Dumfries Botany Group at Barony College 16 September 2018

An additional meeting was arranged and this took place at the Barony College covering the Square NY0286 taking in part of the Barony College grounds and part of the Ae Water. Before the Barony became a college just after the second world war it had been a 300 acre landscaped estate and some of the policy planting dates from that period.

The Square includes woodland, parkland, an old walled garden, ruderal areas around the garden and college buildings and riverside woodland and gravels.

A couple of Poplars were encountered amongst the trees in the landscaped parkland. ID of poplars requires attention to detail as various species are involved in those that get planted. The BSBI handbook on Willows and Poplars is helpful though doesn’t deal with all the hybrid black poplar varieties. The two we found were obviously different when looked at more closely. In one case the leaves were much paler on the underside, were rounded at the base and there was a faint smell of balsam, especially on the shiny resinous buds while in the other the leaves were similar in colour above and below, the leaf base was truncate and there was no smell of balsam. These characters enabled these to be determined as Eastern Balsam Poplar Populus balsamifera and Hybrid Black –poplar Populus x Canadensis agg.

The walled garden provided a lot of interest though sadly the garden is not used by the college and the walls are suffering some collapse in places. On the wall there were good colonies of the widespread Grey headed Hawkweed Hieracium trivaleFairy Foxglove Erinus alpinus, Yellow Corydalis Pseudofumaria lutea and the hoped for Rusty Back Fern Asplenium ceterach which had previously been seen by Drew some years ago. The area outside the garden where plants had once been stored or discarded had some interesting colonists. This included Pale Galingale Cyperus eragrostis, the second time this has been found in Dumfriesshire (and Scotland). An evening primrose was identified as Small-flowered Evening-primrose Oenothera cambrica, a first for Dumfriesshire and Black Nightshade Solanum nigrum.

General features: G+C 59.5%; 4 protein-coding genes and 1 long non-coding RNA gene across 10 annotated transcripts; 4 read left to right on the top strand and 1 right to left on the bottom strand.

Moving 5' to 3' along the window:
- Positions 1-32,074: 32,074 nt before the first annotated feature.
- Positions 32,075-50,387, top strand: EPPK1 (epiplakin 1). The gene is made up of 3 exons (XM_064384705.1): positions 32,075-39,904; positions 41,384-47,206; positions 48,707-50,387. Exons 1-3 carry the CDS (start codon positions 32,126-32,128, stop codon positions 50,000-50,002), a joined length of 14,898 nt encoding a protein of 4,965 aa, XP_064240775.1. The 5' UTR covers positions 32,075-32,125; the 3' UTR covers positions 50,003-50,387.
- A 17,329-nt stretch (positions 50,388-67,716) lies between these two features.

We had the luxury of having lunch in the greenhouse amongst a few surviving exotics. We then had a look for weeds in the overgrown garden and found a mysterious small plant with tiny green flowers on the wall of a raised bed. After some investigation this proved to be Hairy Rupturewort Hernaria hirsuta, a southern European relative of rare natives that must have stowed away on plants brought into the garden. It is not a garden worthy beauty, though Rupturewort is sold as an alternative to grass for busy lawn areas!

After spending some time in the garden we then made our way down to the Ae Water. This is a spatey river coming off Queensbury and Ae Forest and clearly prone to floods that bring down lots of stone and gravel. While it has been confined to a channel as farmland has been improved on its floodplain it retains some of its wild nature and has good gravel berms and islands and some nice willow scrub. On gravel here we found lots of Field Pansy Viola arvensis var segetalis, Small Cudweed Filago minima, Smiths Bittercress Lepidium heterphyllum and Marsh Yellowcress Rorripa palustris. There were also plants of Tomato Lycopersicon esculentum which is often present on river gravels presumably having passed through human guts (!) and Butterfly bush Buddleja davidii which is still an uncommon colonist here given the lack of open disturbed sites. Out of reach of the floods were splendid plants of Autumn Hawkweed Hieracium sabaudum, our second commonest Hawkweed.

As we retraced our steps back towards the cars we looked at the gravel around the buildings. Here to our surprise we found another colony of Lesser Swinecress Lepidum didymum, the 8th record for Dumfriesshire and first in Annandale since 1988. It was growing with Procumbent Yellow-sorrel Oxalis corniculata which had spilled out of an adjacent greenhouse.

Chris Miles

BSBI county recorder for Dumfriesshire VC73 – see bsbi.org/dumfriesshire

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